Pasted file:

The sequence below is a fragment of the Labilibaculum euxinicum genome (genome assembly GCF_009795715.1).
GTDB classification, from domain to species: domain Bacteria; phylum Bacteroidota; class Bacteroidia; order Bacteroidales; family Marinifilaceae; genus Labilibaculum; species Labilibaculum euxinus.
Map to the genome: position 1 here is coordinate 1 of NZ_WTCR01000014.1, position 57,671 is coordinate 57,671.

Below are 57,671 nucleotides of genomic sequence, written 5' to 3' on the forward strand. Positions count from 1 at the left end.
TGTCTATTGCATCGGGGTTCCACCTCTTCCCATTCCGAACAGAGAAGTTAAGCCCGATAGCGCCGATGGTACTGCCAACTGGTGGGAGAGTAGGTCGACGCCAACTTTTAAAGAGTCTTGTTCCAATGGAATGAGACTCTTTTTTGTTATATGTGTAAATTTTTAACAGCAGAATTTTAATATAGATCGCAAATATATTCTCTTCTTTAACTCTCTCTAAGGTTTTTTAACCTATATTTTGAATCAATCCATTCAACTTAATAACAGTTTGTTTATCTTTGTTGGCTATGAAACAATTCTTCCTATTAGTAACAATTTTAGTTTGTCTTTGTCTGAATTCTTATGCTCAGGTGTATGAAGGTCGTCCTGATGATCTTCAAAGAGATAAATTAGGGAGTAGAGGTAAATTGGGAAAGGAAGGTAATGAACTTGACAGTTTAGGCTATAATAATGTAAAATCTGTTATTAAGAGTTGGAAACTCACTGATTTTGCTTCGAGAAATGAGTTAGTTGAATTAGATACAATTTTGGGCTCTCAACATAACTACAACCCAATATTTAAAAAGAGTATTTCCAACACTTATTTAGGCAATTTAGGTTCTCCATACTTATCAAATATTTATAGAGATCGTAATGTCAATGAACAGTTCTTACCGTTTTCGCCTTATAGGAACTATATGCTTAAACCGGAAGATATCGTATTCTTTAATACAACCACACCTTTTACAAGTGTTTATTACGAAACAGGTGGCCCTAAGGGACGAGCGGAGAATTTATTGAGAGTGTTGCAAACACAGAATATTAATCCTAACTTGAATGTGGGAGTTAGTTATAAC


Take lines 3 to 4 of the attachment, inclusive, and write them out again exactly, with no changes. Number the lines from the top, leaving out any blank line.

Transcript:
Map to the genome: position 1 here is coordinate 1 of NZ_WTCR01000014.1, position 57,671 is coordinate 57,671.

Below are 57,671 nucleotides of genomic sequence, written 5' to 3' on the forward strand. Positions count from 1 at the left end.